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2009; 303 pp; hardcover
List Price: US$62
Member Price: US$49.60
Order Code: MBK/68
Number theory is one of the few areas of mathematics where problems of substantial interest can be fully described to someone with minimal mathematical background. Solving such problems sometimes requires difficult and deep methods. But this is not a universal phenomenon; many engaging problems can be successfully attacked with little more than one's mathematical bare hands. In this case one says that the problem can be solved in an elementary way. Such elementary methods and the problems to which they apply are the subject of this book.
Not Always Buried Deep is designed to be read and enjoyed by those who wish to explore elementary methods in modern number theory. The heart of the book is a thorough introduction to elementary prime number theory, including Dirichlet's theorem on primes in arithmetic progressions, the Brun sieve, and the Erdös-Selberg proof of the prime number theorem. Rather than trying to present a comprehensive treatise, Pollack focuses on topics that are particularly attractive and accessible. Other topics covered include Gauss's theory of cyclotomy and its applications to rational reciprocity laws, Hilbert's solution to Waring's problem, and modern work on perfect numbers.
The nature of the material means that little is required in terms of prerequisites: The reader is expected to have prior familiarity with number theory at the level of an undergraduate course and a first course in modern algebra (covering groups, rings, and fields). The exposition is complemented by over 200 exercises and 400 references.
Undergraduates, graduate students, and research mathematicians interested in number theory.
"This book provides a gentle introduction to more advanced number theory. The mathematics is intricate at times, but not unnecessarily so. One gets the sense that Pollack took great care to make the material as accessible as possible. ... Pollack's book is pleasant to read. The book appears to have been typeset in LaTeX just like countless other math books, but something about it makes the print more attractive. Perhaps it is the paper color; the pages have a subtle parchment tone. The book is also pleasant to read for its elegant mathematical content."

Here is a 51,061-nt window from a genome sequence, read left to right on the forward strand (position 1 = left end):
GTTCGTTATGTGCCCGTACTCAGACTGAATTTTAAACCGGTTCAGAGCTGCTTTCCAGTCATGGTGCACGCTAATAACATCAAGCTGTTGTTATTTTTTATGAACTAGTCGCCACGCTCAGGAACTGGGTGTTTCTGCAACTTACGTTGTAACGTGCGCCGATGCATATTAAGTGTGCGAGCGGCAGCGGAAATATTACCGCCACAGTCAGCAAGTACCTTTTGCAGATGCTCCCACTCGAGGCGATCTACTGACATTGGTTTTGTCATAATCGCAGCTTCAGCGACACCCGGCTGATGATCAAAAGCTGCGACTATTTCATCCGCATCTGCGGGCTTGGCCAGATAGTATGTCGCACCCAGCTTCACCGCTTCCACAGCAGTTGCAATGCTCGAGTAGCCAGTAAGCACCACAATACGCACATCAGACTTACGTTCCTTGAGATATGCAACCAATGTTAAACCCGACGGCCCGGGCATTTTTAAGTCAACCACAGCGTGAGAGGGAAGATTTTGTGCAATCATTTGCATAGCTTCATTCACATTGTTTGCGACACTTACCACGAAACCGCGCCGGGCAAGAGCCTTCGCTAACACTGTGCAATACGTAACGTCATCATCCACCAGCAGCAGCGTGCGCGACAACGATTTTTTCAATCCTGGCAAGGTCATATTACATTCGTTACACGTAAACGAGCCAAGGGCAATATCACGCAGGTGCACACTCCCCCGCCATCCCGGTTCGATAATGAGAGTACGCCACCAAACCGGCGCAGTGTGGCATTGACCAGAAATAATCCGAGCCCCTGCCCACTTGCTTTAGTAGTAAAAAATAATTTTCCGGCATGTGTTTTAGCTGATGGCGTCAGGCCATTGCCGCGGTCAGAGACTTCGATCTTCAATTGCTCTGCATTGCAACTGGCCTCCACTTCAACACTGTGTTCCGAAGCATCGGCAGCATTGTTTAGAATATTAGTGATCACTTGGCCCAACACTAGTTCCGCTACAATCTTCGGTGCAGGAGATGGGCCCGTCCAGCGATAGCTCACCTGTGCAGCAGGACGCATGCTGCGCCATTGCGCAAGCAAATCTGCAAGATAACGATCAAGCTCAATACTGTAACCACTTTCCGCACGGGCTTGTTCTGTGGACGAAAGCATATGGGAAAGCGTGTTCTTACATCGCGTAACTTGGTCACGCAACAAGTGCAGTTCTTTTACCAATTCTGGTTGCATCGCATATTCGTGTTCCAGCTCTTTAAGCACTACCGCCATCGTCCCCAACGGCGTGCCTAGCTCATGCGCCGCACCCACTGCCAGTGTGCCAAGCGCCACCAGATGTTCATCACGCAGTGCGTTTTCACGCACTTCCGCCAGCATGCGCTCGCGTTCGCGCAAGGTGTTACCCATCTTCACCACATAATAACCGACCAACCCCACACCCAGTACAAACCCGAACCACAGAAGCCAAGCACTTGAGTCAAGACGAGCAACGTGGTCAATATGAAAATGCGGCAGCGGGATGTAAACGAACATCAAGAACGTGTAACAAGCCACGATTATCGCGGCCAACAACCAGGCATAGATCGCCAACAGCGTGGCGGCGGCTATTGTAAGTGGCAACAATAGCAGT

-- MAA Reviews
"...one of the best mathematics books that I have read recently. It is beautifully written and very well organized, the kind of book that is well within the reach of an undergraduate student, even one with little complex analysis. Indeed, a good knowledge of the analysis of real functions of one variable is probably enough for reading most of the book. ... I know of no better place to learn about Dirichlet's Theorem on arithmetic progressions or Selberg's proof of the Prime Number Theorem. And if these are two results of analytic number theory that deserve to be known to every mathematician, these are certainly they."
-- S. C. Coutinho
"Paul Pollack's book...presents a specially beautiful selection of topics in Elementary Number Theory. By this we mean that all of the problems addressed can be--and, in fact, are--described in simple terms and that the mathematics involved are, for the most part, self-sufficient. ... [The] refreshing point of view makes this book specially suitable for professional mathematicians not specialists on the subject who want to learn about contemporary Elementary Number Theory, for number theorists who want to keep up with the state of the art in the subject or just give themselves the pleasure of reading a beautiful book and as supplementary material in a second level course on Elementary Number Theory."
-- Capi Corrales Rodrigaqez, EMS Newsletter
"This very interesting, well-written book is both enjoyable and informative for those with the appropriate background. ... The mathematics is done clearly with quotes from the "masters" interspersed at appropriate points. ... Highly recommended."
-- CHOICE Magazine
"This is an excellent introductory book to analytic number theory. It is ideal for a first course in analytic number theory at the undergraduate level."
-- Zentralblatt MATH
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